Hopefully, you read each component and have a better understanding of what it takes to reach success. If you have some others to share, feel free to leave comments.
When I decided to start an entertainment company in 2006, I made sure I was already prepared. Prepared mentally for the emotional and personal strain running a business would take on my mind and life. Prepared “somewhat” financially for the enormous amount of expenses it will take to jump start the business (ie. marketing, state and federal registrations, trademark, daily operational needs, etc). And I was prepared for the success. Because I knew that with determination and constant nurturing, my business would blossom into a major brand and be financially successful.
But, many new entrepreneurs do not prepare themselves. Some are just infatuated with the idea of being their own boss. Not realizing that before you make it to the mountain top, you got to first strap on your boots and hike up that bad boy! Conduct your own self-evaluation. See if you are that type of person that will give it 110%. Do some research. READ, READ, READ! The more you read, the more information you can learn regarding the business you’re trying to get into, its finances, the legalities, etc. If you have a library card, cool…go to your local library. We’re in a recession. So there are other ways to find publications to read without spending money. One way is checking the internet! I personally love the internet. It’s very convenient for me. I can find information fast, read about it, and then implement those things into my business.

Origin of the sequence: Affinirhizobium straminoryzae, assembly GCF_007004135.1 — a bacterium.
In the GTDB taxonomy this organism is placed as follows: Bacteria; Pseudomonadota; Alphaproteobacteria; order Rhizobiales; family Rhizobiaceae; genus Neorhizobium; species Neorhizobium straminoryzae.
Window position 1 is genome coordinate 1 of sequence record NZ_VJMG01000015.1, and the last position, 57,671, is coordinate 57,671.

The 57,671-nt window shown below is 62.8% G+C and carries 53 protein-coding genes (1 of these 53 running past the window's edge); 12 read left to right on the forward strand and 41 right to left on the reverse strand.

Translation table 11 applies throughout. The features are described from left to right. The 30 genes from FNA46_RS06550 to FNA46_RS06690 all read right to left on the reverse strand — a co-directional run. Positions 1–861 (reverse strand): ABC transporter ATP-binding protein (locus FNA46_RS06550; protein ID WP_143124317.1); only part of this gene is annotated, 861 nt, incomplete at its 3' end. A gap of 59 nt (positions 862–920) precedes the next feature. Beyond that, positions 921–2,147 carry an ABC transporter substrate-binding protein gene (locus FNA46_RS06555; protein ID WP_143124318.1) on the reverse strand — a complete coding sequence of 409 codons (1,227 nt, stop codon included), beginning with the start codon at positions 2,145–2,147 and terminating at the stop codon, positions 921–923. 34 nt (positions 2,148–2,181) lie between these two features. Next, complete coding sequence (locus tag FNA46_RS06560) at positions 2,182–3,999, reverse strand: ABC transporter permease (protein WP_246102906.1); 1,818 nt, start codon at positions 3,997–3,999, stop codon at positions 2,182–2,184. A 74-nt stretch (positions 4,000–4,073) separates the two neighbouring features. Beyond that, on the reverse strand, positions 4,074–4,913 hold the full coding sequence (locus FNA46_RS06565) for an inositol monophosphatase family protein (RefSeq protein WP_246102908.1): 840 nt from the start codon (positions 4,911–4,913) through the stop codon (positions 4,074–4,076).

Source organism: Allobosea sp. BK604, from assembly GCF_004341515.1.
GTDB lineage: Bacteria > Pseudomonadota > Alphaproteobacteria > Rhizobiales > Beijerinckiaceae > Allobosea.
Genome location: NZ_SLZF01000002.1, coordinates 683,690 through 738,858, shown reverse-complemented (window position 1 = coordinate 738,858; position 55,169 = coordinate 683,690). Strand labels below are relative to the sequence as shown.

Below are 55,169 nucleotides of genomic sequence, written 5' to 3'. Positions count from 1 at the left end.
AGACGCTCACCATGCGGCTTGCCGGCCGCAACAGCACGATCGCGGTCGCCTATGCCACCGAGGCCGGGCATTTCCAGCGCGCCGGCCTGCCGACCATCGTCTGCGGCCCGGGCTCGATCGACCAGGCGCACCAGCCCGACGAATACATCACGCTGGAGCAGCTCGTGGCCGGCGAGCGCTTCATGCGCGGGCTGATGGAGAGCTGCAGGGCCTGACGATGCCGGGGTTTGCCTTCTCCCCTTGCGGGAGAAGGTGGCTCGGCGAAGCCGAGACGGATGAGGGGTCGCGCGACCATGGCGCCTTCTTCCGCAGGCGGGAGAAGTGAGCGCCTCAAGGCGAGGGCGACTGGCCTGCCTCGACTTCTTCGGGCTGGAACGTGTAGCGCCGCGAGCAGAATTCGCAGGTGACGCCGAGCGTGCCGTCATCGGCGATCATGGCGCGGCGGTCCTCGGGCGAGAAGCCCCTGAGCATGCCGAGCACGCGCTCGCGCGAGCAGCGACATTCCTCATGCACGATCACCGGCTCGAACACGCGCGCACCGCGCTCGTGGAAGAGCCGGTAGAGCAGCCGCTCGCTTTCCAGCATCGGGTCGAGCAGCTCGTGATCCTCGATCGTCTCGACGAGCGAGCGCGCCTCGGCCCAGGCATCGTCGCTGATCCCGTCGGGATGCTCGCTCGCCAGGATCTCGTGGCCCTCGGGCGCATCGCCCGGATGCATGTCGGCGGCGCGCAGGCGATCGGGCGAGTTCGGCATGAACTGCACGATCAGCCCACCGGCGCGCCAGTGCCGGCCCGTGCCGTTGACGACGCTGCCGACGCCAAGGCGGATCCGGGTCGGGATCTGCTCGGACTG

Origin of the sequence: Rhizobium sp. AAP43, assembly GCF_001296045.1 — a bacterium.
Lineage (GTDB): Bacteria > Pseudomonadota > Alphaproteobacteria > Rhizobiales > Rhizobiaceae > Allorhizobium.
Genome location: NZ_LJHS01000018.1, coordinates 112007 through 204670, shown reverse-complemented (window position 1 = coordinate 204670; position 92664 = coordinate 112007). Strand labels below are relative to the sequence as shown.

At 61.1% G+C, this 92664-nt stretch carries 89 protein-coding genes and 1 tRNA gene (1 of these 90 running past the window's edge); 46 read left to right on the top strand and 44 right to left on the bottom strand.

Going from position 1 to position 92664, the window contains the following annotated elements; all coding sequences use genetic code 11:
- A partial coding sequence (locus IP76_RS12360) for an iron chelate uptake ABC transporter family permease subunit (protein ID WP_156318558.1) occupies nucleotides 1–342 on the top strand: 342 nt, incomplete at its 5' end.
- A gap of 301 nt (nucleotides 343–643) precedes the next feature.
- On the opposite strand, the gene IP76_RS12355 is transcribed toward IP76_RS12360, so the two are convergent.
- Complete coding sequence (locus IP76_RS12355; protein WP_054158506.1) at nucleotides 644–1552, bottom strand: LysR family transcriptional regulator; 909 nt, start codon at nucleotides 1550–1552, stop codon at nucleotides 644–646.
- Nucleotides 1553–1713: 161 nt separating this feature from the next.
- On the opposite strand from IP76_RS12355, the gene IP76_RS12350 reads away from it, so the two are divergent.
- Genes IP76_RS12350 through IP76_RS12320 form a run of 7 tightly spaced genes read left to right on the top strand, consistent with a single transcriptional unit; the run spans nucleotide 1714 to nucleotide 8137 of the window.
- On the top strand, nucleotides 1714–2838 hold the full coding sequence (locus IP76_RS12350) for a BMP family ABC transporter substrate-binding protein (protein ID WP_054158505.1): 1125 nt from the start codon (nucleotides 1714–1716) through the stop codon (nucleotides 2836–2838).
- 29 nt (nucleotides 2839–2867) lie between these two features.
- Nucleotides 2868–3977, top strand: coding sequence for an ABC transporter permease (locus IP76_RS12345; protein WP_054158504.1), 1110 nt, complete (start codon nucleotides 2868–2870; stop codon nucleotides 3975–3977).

So before you jump out the window, thoroughly think it through. Make sure being an entrepreneur is something you REALLY can devote the time, money, and passion to. Instead of loathing for the attention of being the Boss Man or Boss Lady, be honest with yourself first. I’m sure you’d rather be prepared than unprepared prior to starting this process.
As I mentioned, I read. So while surfing the net, I came across this interesting article at the WallStreet Journal website titled “So You Want to Be an Entrepreneur?”. The article touched on being prepared and also lists 10 questions you should ask yourself in order to see if you have what it takes to be an entrepreneur.
Here are WSJ’s 10 questions and very realistic views for each:
1. Are you willing and able to bear great financial risk?